The sun broke the horizon at 6:40 that morning and spilled its golden warmth across the Widow’s brow. Dustin’s lungs screamed for oxygen and every muscle threatened mutiny against his will. Every step was a fierce battle of gravity versus determination; man versus giant.
The Widow stands 17,897 feet above sea-level, eternally capped in snow and cobalt veins of glacial ice. In the summertime the ascent of this giant is treacherous at best, and many are the stories of hikers falling to their deaths from its precarious cliffs and ledges. Equally as numerous are the tales of skiers and snowboarders that end up missing while attempting to ride the beast from head to foot in wintertime. Ignorant tourists with no respect for the mountain or nature, in Dustin’s opinion.
He gulped at the air then at the water-bottle in his hand while gazing at the summit. “This,” he breathed, “is the last rest until I get to the top.” The Widow’s peak was so close now—a mere 200 feet above and bathing in the sun’s merciful glowing warmth—Dustin’s entire being longed to be in that shaft of incandescence. Sweat rolled down his spine in tiny rivulets and froze at the seam of forehead and helmet. He took another healthy draught from his bottle and surveyed what he believed to be all of British Columbia.
Every vertical step of the way Dustin rehearsed his descent plan. This is where other would-be history-makers had met their demise, he reminded himself. Many during the winter succumbed to exposure, avalanche, and injury. Those believed to have made it to the bottom were thought to have lost their way out and roamed the wilderness until cold or hunger took them. None of this could be confirmed however, because nobody had ever been recovered from the Widow’s icy grip.
Dustin was a qualified mountaineer and a seasoned backcountry snowboarder. Months of planning had gone into this endeavor; maps and equipment had been checked time and time again in preparation for his adventure. In 12 years of riding, Dustin climbed and boarded more than 15 peaks, all over 14,000 feet. This one, he told himself, would be no different.
Looking down the mountainside he could see the thin ribbon of highway far below and marked the spot where he left the snowmobile three hours before. Dustin knew the snowpack and ice would never hold the weight of the vehicle, and the noise would surely cause an avalanche to swallow him whole. His only option was to leave it behind and ride down to it.
The hike that morning started in a blinding snowfall. He remembered adjusting his headlamp and cursing the fact that his snowshoes were rendered useless once he reached the vertical climbing portion of his ascent. Now he remembered they would be needed again at the bottom.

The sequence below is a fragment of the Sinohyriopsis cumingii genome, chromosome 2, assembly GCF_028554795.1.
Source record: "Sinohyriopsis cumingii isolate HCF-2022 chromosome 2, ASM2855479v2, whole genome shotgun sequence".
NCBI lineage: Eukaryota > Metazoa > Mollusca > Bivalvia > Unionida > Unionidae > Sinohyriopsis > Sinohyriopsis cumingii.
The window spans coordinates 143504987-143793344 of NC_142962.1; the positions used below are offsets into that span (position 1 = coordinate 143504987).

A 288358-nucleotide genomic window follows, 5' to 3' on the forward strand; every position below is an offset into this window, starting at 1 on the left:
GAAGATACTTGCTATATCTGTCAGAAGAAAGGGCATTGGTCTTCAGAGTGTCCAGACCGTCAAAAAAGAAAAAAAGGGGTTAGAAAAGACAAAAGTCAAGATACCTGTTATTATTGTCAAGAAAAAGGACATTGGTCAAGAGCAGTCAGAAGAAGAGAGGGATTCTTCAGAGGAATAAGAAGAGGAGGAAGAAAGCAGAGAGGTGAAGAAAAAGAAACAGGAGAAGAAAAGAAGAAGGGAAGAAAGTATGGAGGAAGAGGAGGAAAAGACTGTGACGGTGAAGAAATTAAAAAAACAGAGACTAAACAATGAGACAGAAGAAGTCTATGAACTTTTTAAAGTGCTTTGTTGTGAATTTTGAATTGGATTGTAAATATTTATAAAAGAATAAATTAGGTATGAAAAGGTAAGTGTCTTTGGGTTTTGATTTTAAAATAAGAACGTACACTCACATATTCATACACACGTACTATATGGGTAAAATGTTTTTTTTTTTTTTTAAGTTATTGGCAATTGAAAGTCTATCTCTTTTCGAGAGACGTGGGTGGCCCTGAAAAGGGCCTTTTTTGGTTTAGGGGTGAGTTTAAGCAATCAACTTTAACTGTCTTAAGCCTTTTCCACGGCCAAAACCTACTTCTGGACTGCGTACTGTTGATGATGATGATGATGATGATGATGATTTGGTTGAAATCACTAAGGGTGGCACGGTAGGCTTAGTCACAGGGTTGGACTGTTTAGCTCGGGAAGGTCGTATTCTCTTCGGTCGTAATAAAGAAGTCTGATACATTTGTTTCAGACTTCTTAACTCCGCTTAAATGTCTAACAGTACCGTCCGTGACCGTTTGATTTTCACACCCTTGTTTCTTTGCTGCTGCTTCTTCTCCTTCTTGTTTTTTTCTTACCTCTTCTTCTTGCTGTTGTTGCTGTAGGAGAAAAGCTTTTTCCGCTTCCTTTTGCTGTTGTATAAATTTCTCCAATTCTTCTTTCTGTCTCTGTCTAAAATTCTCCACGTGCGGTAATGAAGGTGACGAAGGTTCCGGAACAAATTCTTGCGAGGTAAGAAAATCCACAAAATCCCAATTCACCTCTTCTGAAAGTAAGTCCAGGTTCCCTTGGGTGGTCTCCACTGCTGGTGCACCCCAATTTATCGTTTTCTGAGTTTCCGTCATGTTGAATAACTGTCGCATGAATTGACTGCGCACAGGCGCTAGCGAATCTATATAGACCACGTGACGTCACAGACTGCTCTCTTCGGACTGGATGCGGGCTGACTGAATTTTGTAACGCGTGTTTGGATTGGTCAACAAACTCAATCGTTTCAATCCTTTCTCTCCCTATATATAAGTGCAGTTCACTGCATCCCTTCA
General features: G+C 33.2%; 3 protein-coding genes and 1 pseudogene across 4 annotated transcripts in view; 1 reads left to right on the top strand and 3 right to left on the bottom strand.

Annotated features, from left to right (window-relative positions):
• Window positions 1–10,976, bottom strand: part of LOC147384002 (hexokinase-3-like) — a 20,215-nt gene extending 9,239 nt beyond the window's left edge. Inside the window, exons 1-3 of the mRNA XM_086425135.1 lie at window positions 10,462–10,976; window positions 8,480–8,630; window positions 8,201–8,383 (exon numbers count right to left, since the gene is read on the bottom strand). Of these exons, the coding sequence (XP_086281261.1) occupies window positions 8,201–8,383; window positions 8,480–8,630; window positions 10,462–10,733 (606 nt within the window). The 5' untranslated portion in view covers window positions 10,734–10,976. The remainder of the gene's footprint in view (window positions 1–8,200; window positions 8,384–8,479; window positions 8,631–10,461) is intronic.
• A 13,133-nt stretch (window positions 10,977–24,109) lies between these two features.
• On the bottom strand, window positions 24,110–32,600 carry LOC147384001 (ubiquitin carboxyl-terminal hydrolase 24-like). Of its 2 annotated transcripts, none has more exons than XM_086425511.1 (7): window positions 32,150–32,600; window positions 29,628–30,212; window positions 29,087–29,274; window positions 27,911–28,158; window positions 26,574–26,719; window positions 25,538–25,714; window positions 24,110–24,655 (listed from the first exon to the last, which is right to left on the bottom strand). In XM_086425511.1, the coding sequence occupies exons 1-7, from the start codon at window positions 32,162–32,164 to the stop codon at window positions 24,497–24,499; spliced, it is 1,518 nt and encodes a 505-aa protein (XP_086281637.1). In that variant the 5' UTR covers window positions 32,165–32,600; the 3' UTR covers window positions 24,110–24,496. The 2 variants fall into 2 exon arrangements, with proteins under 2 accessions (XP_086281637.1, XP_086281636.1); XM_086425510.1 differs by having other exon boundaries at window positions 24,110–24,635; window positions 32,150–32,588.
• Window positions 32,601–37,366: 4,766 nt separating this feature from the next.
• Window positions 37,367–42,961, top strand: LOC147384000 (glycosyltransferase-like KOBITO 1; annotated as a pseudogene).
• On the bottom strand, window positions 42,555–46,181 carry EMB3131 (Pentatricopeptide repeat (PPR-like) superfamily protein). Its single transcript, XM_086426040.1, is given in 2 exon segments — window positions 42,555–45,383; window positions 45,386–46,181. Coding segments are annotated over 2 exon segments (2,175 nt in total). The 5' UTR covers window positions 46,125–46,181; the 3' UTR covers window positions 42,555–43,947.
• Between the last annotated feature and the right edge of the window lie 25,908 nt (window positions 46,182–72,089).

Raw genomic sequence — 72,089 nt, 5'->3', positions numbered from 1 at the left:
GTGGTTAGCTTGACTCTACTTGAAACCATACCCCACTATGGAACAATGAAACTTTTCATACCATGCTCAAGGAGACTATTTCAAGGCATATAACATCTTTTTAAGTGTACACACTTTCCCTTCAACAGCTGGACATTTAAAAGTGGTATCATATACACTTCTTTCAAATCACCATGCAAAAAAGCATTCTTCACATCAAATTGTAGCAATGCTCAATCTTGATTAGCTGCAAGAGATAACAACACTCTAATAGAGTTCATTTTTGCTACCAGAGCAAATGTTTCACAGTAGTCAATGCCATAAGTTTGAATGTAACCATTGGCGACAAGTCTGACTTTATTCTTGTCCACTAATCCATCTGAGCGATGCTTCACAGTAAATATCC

He reached the apex, legs burning and his pounding heart threatened to burst from his chest. Carefully removing the backpack he unstrapped his snowboard and jammed it into the snow at his side, then stomped a small patch of snow down smooth so he could sit. Rummaging through his pack he produced an energy bar, a compass and topographical map of the area.
Dustin double-checked his compass bearings and map coordinates while he stuffed bits of stale and frozen Cliff bar into his mouth. He needed to head south by southeast to hit the valley leading back to his snowmobile. Finding a solid visual marker in an adjacent facing mountainside, he made a quick mental note of it and began clipping the snowboard onto each foot.
Standing up and taking a deep breath, Dustin pointed his board downhill and let gravity do the rest.
The ride down was a dream. Every turn was picture perfect. Sprays of fine powder shot out at tremendous arches as he rocked from toe to heel in tight powerful curves. His speed increasing by the second, Dustin plunged down the hillside in a blur. Every curve was graceful and delicate, like frosting on an immaculate wedding cake. Time stood still as the wind and cold sprays of snow turned his face into an ice-cube. Finding opportunities of excitement in the jutting rocks, Dustin launched himself into the air again and again, each time higher than the last. He thought to himself how shameful it was that no one could see him now—tickling the blue vein of the giant from head to toe.
Racing to the flat-bottom of the mountain, Dustin angled the board towards his pre-chosen destination and eventually came to a stop in a tree-studded ravine. Heart thumping and adrenaline pumping, he turned to see a perfect line etched in the snow from summit to his back foot—17,000 feet of history lie in his gaze.
Dustin unhooked the snowboard and replaced it with the snowshoes from his pack. He checked the compass again to make sure he was on the right path and began the strenuous hike out and back to his snowmobile.